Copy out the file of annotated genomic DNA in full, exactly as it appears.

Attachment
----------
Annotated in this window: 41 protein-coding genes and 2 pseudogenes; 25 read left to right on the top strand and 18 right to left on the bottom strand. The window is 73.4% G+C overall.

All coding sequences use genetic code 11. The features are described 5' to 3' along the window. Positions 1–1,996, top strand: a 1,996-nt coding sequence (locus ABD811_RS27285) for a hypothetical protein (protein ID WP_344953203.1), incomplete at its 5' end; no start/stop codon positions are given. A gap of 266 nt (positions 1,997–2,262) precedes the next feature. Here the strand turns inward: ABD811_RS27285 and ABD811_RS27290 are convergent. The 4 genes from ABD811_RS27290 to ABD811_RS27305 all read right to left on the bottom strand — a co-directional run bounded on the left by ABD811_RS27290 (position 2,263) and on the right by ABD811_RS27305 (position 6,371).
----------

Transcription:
Annotated in this window: 41 protein-coding genes and 2 pseudogenes; 25 read left to right on the top strand and 18 right to left on the bottom strand. The window is 73.4% G+C overall.

All coding sequences use genetic code 11. The features are described 5' to 3' along the window. Positions 1–1,996, top strand: a 1,996-nt coding sequence (locus ABD811_RS27285) for a hypothetical protein (protein ID WP_344953203.1), incomplete at its 5' end; no start/stop codon positions are given. A gap of 266 nt (positions 1,997–2,262) precedes the next feature. Here the strand turns inward: ABD811_RS27285 and ABD811_RS27290 are convergent. The 4 genes from ABD811_RS27290 to ABD811_RS27305 all read right to left on the bottom strand — a co-directional run bounded on the left by ABD811_RS27290 (position 2,263) and on the right by ABD811_RS27305 (position 6,371).